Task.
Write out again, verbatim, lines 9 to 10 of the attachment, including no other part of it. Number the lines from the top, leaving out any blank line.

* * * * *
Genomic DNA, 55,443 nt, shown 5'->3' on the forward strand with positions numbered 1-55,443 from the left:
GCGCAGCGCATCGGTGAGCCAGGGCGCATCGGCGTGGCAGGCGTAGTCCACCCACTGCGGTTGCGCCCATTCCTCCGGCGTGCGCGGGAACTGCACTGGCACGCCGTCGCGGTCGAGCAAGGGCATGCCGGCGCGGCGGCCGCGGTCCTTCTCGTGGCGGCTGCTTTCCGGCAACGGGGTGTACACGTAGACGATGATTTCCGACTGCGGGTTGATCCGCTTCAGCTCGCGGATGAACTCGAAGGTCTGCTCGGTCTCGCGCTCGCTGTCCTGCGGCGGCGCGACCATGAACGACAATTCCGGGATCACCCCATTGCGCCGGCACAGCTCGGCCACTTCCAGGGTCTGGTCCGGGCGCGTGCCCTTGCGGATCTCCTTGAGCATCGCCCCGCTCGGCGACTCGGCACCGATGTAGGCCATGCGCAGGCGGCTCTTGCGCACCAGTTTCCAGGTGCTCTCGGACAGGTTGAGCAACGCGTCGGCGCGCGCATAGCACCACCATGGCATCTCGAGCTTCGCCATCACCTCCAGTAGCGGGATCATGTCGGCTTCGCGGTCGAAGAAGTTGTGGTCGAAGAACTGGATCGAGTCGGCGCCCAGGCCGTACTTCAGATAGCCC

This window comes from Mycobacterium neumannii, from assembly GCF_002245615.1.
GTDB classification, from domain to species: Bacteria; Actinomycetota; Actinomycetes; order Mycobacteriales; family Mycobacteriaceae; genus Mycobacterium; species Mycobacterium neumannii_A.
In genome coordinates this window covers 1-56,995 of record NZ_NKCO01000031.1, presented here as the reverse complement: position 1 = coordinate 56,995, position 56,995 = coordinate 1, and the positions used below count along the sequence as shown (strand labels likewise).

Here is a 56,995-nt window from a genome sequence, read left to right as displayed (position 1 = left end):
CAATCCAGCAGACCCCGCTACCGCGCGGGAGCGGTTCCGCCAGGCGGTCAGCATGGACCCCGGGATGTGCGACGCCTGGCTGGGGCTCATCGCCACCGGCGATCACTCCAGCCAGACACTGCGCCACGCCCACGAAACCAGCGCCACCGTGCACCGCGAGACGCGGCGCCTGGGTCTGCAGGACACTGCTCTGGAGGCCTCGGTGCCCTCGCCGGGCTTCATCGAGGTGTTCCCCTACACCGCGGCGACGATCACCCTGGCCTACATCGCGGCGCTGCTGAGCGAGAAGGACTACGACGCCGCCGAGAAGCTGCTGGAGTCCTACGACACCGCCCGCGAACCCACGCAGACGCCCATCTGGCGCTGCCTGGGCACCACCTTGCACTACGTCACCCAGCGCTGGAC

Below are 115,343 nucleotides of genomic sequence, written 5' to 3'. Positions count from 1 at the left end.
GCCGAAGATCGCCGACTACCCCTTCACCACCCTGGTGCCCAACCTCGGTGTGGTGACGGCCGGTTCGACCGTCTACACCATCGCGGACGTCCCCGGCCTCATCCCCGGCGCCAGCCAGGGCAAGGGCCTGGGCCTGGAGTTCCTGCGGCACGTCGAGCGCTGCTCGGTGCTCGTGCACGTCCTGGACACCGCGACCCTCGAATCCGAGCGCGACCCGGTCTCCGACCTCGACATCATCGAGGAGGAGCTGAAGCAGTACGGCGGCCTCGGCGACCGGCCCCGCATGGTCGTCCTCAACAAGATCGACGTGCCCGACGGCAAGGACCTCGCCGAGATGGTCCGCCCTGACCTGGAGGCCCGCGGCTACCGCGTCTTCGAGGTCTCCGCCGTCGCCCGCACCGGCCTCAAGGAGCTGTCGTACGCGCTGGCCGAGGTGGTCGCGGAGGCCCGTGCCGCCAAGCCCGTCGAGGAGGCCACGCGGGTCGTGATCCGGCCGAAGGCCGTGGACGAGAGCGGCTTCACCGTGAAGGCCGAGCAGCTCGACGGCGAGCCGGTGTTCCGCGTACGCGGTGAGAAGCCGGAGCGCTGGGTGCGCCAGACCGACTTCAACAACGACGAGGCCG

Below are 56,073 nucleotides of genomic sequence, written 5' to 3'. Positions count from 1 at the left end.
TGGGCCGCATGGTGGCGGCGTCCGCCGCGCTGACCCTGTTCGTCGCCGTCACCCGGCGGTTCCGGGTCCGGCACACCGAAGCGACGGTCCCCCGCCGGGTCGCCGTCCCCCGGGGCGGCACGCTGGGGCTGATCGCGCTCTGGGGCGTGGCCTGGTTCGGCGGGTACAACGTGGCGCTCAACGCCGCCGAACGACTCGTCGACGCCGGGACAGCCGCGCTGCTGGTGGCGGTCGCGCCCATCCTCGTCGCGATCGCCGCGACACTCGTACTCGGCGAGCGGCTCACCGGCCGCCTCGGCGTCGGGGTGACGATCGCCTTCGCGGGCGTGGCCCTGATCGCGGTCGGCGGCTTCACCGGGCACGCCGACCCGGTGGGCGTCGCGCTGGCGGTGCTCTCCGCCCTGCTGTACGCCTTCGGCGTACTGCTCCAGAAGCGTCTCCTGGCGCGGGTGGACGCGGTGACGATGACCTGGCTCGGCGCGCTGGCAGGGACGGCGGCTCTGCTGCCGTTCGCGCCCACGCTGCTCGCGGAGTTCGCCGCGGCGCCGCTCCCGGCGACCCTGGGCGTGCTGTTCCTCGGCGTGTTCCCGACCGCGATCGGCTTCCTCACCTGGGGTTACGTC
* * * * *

GCCGAAGATCGCCGACTACCCCTTCACCACCCTGGTGCCCAACCTCGGTGTGGTGACGGCCGGTTCGACCGTCTACACCATCGCGGACGTCCCCGGCCTCATCCCCGGCGCCAGCCAGGGCAAGGGCCTGGGCCTGGAGTTCCTGCGGCACGTCGAGCGCTGCTCGGTGCTCGTGCACGTCCTGGACACCGCGACCCTCGAATCCGAGCGCGACCCGGTCTCCGACCTCGACATCATCGAGGAGGAGCTGAAGCAGTACGGCGGCCTCGGCGACCGGCCCCGCATGGTCGTCCTCAACAAGATCGACGTGCCCGACGGCAAGGACCTCGCCGAGATGGTCCGCCCTGACCTGGAGGCCCGCGGCTACCGCGTCTTCGAGGTCTCCGCCGTCGCCCGCACCGGCCTCAAGGAGCTGTCGTACGCGCTGGCCGAGGTGGTCGCGGAGGCCCGTGCCGCCAAGCCCGTCGAGGAGGCCACGCGGGTCGTGATCCGGCCGAAGGCCGTGGACGAGAGCGGCTTCACCGTGAAGGCCGAGCAGCTCGACGGCGAGCCGGTGTTCCGCGTACGCGGTGAGAAGCCGGAGCGCTGGGTGCGCCAGACCGACTTCAACAACGACGAGGCCG

Below are 56,073 nucleotides of genomic sequence, written 5' to 3'. Positions count from 1 at the left end.